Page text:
Here is my referral link in case anyone wants to try Ibotta. Let me know in the comments if you are an Ibotta user or if you give it a try and what you think of the app. I can say that they do pay out and they make it very easy to reach the payout mark.
You can go to https://ibotta.com/r/cqlhuob
to sign up and get started now earning money. There are so many false leads to earning money from home that I wanted to share a way you truly can earn money. While you won’t be quitting your day job using Ibotta, who doesn’t want to earn cash back on groceries and household items that we have to buy anyway?
In past years for National Women’s Equality Day, I spent some time compiling a list of feminist lit mags and journals and have recently updated the list! You can support these organizations by sharing, reading, submitting to, or donating. Submit your feminist writing and/or contribute in any way you can:
- share on social media
- read them regularly
- submit using the tip jar options when possible
- donate when appropriate if possible
Feminist Lit Mags and Journals
What is a feminist lit mag? A feminist lit mag or journal publishes writing that supports equality across all gender identities and acknowledges the lack thereof. They try to support and encourage work from minorities, such as women, LGBTQ, and people of color.
Per my interview with The Fem in 2015, I personally define feminism as “being fair and just. Feminism is not an ideology that should be used to condemn any one…
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Here is a review of An Anonymous Girl that I wrote for BookishFirst.
“Thank you St. Martin’s Press for the advanced copy of An Anonymous Girl in exchange for a review!
I really liked the writing style and how each chapter switched narrators without being confusing. The book dives in with Jessica working as a freelance make up artist and living paycheck to paycheck.
While at a client’s, Jess sees a text about earning $500 to take a morality survey. What interest me the most is the fact that Jess feels comfortable snooping on a client’s phone and later lying to get into a survey about honesty.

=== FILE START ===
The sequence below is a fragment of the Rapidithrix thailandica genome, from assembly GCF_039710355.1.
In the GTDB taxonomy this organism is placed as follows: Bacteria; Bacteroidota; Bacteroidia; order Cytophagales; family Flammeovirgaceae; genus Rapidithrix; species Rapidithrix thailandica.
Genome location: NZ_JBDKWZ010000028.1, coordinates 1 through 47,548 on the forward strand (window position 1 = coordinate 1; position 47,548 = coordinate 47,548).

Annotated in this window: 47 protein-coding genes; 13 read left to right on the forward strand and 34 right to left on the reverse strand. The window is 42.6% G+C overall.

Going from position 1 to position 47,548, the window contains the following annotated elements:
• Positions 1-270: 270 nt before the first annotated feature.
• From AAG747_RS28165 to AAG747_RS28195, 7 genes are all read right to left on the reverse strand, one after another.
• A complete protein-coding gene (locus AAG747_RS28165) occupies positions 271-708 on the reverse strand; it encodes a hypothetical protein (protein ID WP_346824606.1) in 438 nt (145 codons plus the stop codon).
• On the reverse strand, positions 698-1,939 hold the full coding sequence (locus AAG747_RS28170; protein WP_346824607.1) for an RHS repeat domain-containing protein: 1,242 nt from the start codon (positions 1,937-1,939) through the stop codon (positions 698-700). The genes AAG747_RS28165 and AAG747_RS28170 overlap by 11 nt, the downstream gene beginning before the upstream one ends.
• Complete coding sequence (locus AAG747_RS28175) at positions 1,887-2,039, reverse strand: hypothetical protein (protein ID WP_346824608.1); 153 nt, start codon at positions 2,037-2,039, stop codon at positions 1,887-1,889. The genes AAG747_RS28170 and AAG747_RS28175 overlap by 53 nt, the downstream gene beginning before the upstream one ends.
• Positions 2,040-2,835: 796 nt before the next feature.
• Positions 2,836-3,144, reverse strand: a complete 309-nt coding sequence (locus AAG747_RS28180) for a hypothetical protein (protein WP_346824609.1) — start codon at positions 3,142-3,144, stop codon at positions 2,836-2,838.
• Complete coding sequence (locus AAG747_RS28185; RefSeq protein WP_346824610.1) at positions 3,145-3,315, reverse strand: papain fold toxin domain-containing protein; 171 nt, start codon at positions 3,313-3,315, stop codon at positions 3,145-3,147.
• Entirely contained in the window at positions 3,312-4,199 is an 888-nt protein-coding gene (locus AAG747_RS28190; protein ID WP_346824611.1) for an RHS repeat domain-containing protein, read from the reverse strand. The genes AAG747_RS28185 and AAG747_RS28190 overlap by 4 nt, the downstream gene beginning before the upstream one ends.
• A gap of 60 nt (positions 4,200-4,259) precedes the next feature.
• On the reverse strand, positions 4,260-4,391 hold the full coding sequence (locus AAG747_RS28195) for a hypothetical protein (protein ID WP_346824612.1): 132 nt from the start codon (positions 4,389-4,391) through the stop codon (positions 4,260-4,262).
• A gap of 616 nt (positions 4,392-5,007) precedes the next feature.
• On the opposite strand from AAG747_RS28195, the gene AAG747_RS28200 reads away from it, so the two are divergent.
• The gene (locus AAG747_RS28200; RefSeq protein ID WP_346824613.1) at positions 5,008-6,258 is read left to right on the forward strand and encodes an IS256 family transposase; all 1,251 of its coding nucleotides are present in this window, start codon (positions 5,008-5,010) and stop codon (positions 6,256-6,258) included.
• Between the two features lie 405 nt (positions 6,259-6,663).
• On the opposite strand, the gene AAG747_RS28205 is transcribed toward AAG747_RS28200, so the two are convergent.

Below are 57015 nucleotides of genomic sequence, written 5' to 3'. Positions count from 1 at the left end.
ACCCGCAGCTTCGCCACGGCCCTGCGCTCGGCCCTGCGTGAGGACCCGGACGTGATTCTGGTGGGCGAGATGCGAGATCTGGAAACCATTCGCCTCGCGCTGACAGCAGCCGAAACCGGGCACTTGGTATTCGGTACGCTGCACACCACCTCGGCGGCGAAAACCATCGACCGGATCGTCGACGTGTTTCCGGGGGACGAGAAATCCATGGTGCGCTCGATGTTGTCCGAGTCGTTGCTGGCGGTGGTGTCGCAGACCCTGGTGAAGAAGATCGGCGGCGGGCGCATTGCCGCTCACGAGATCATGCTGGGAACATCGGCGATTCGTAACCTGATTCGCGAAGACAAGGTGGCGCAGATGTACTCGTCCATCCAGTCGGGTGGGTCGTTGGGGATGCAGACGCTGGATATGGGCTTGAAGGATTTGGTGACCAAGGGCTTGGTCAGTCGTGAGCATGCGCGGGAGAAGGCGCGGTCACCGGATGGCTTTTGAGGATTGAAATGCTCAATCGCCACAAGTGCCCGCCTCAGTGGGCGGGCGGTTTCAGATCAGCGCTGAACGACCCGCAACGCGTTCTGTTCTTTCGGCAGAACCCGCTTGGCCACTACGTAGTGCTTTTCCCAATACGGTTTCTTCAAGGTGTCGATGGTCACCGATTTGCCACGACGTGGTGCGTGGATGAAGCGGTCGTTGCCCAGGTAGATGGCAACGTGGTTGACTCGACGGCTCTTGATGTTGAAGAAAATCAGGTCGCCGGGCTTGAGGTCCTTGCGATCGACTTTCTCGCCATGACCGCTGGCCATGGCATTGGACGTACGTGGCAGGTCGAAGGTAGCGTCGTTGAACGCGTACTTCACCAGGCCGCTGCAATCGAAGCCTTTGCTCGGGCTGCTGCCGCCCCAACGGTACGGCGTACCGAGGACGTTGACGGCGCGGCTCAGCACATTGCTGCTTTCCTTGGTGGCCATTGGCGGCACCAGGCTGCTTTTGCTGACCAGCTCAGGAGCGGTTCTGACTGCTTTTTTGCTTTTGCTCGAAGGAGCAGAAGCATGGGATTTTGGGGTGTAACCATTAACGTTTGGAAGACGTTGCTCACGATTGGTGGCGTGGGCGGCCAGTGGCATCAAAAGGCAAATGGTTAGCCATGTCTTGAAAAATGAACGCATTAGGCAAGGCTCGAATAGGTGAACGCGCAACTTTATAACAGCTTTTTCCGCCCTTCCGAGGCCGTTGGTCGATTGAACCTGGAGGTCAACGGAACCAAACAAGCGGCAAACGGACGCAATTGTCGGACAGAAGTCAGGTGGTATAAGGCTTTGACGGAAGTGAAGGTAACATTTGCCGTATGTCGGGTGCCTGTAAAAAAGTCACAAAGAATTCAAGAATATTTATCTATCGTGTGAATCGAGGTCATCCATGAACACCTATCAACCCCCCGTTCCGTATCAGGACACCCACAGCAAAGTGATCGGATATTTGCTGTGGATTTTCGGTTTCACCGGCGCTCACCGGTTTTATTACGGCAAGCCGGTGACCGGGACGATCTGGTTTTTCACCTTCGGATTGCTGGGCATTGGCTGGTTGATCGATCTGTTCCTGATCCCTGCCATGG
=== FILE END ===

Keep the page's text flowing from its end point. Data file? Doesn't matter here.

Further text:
The survey begins with Dr. Shields asking questions and it seems Dr. Shields can read Jessica’s mind. Jessica is ask to meet Dr. Shields to continue the survey face to face and on a more personal level. My first theory about the plot was washed away with the face to face meeting.
Dr. Shields draws Jessica in and has her dressing, going out, and meeting men while being watched or coached. Dr. Shields character seems controlling as she manipulates Jessica with her family, Jessica’s guilt, and secrets. It’s no surprise to learn that this entire study came about in order for Dr. Shields to trick her husband into infidelity again, but she also hopes he won’t be led astray so their marriage can be redeemed.
I could tell Dr. Shields truly cared for Jessica and the disappointment she feels when Jessica lies is believable. I felt like Dr. Shields husband should have grown a backbone.
The ending came up short to me compared to the intensity of the plot. I did enjoy Jessica’s last meeting with Dr. Shields’ husband. I would definitely recommend this book, especially to anyone who enjoyed Gone Girl.”